posted May 5, 2016

Fight Fraud by Auditing Internally

by Cynthia Rojo, Staff Associate

Fraud perpetrators justify fraud through of a combination of three factors that form the fraud triangle: (1) perceived pressure, (2) perceived opportunity, and (3) rationalization that the fraud is acceptable. Why not avoid fraud at your organization by eliminating one of the three components and constrain perpetrators from the perceived opportunity factor. Fraud can either be detected or prevented. What better way to fight fraud than by tackling both procedures at once by proactively auditing your organization.

Prevent fraud: Organizations that proactively audit for fraud identify problem areas and create awareness that actions are subject to review at any time which ultimately reduces fraudulent behavior and promotes a culture of compliance. It also helps to improve documentation processes within the organization.

Detect fraud: Proactive fraud auditing will also aid an organization at successfully detecting fraud. You will often hear that there is no such thing as a small fraud, just large frauds that are caught early. Auditing your own organization will give you the tools to detect fraud early and stop it from becoming a large scale fraud.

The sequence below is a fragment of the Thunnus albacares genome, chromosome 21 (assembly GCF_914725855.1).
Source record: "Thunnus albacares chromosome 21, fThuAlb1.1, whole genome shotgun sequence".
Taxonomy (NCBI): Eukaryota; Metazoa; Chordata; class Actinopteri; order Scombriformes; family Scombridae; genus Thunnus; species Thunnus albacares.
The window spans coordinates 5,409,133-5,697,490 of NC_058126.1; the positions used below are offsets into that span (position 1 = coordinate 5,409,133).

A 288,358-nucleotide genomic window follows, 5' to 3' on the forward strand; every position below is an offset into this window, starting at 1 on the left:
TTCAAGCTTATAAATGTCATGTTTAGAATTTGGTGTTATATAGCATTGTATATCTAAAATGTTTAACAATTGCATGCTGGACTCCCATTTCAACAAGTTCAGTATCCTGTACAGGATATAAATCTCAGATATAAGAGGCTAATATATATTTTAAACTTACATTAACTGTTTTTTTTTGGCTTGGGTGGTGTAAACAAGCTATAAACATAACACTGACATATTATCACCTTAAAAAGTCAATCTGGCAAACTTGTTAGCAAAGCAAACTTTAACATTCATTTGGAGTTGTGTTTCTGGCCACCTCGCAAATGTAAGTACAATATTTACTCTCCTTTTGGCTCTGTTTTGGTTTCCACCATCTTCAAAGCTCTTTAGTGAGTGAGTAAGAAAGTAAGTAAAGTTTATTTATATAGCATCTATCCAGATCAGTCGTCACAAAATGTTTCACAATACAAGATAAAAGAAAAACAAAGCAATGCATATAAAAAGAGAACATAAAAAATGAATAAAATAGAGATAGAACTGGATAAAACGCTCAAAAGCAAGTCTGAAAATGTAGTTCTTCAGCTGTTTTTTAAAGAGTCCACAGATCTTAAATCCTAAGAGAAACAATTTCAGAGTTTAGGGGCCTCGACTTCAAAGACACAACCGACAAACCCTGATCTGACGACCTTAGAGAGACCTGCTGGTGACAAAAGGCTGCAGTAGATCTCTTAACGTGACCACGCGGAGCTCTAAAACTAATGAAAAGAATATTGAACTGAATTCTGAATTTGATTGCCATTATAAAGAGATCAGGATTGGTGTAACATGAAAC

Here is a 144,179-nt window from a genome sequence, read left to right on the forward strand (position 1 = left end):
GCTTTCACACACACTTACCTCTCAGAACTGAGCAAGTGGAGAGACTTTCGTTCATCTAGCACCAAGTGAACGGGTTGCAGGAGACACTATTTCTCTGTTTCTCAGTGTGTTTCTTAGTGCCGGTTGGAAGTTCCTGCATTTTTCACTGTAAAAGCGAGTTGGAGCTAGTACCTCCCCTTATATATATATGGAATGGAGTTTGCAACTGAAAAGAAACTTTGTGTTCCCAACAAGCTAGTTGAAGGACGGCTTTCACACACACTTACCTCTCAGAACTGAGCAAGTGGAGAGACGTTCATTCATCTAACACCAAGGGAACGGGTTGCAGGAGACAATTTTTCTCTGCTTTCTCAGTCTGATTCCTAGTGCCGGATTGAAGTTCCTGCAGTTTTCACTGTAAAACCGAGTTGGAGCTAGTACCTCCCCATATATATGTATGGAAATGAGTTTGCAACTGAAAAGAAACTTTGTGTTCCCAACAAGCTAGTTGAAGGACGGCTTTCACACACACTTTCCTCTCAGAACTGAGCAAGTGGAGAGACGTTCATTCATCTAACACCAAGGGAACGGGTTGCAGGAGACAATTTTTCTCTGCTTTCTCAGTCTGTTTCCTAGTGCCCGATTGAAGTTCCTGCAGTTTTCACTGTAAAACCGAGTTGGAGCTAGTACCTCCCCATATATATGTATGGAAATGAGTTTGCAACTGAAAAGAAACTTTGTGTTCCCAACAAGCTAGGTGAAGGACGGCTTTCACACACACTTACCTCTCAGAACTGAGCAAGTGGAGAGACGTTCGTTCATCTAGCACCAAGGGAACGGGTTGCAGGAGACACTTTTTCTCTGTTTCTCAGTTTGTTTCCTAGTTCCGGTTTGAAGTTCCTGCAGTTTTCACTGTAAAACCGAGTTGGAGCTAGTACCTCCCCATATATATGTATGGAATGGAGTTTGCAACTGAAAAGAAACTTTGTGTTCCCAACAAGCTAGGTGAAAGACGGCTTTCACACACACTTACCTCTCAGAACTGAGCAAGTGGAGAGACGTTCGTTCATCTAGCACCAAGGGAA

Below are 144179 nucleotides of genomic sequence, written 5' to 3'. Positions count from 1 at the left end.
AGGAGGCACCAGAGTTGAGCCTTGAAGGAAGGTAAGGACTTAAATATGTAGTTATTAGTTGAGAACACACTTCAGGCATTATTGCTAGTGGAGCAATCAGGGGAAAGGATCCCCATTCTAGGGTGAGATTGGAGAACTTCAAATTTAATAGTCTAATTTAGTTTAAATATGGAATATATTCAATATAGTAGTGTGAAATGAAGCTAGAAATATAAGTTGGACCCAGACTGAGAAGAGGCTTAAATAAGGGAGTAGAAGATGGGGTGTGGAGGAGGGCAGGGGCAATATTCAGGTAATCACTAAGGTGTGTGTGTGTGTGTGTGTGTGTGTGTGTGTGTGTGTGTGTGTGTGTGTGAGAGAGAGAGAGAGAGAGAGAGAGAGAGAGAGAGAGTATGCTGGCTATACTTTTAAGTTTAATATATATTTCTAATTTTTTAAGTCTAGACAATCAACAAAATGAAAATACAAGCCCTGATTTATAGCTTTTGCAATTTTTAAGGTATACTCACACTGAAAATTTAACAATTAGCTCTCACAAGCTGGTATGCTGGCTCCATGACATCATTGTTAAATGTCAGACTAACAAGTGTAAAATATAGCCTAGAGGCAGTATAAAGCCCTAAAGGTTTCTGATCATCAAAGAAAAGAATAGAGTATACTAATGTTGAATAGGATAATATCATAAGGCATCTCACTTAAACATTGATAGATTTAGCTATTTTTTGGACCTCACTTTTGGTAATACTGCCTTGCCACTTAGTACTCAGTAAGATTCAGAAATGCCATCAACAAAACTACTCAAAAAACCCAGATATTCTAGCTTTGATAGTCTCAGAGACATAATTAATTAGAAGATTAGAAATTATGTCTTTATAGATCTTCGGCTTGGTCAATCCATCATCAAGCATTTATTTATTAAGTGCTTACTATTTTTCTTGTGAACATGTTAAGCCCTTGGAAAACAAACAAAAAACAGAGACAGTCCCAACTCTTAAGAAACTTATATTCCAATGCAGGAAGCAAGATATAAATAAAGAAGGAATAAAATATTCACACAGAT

Steps to successful proactive auditing

Identify fraud risk exposures. Understand the different areas in your organization that could be risky areas or easy targets for fraud perpetrators. Knowing how certain accounts interrelate is important and will help in determining the possibility of fraud.

Identify fraud symptoms of each exposure. Fraud symptoms include accounting irregularities, internal control weaknesses, analytical variances, sudden employee extravagant lifestyles, unusual employee behavior, and tips and complaints reported to management or others.

Build audit programs to proactively look for fraud symptoms. Develop a system that will continually target the exposures and symptoms identified at your organization. Monitor this system and regularly audit the different accounts to identify changes or irregularities in fraud symptoms.

Investigate fraud symptoms identified. If a fraud symptom has been identified, it does not mean that fraud is actually occurring. Further investigation will be needed to determine whether the symptom relates to actual fraud or if it relates to a true unintentional error or fluctuation.

Eliminate opportunities for fraud at your organization and break the fraud triangle!


The content of these pages is for general information purposes only and does not constitute advice. Heinfeld, Meech & Co., P.C. tries to provide content that is true and accurate as of the date of writing; however, we give no assurance or warranty regarding the accuracy, timeliness, or applicability of any of the contents.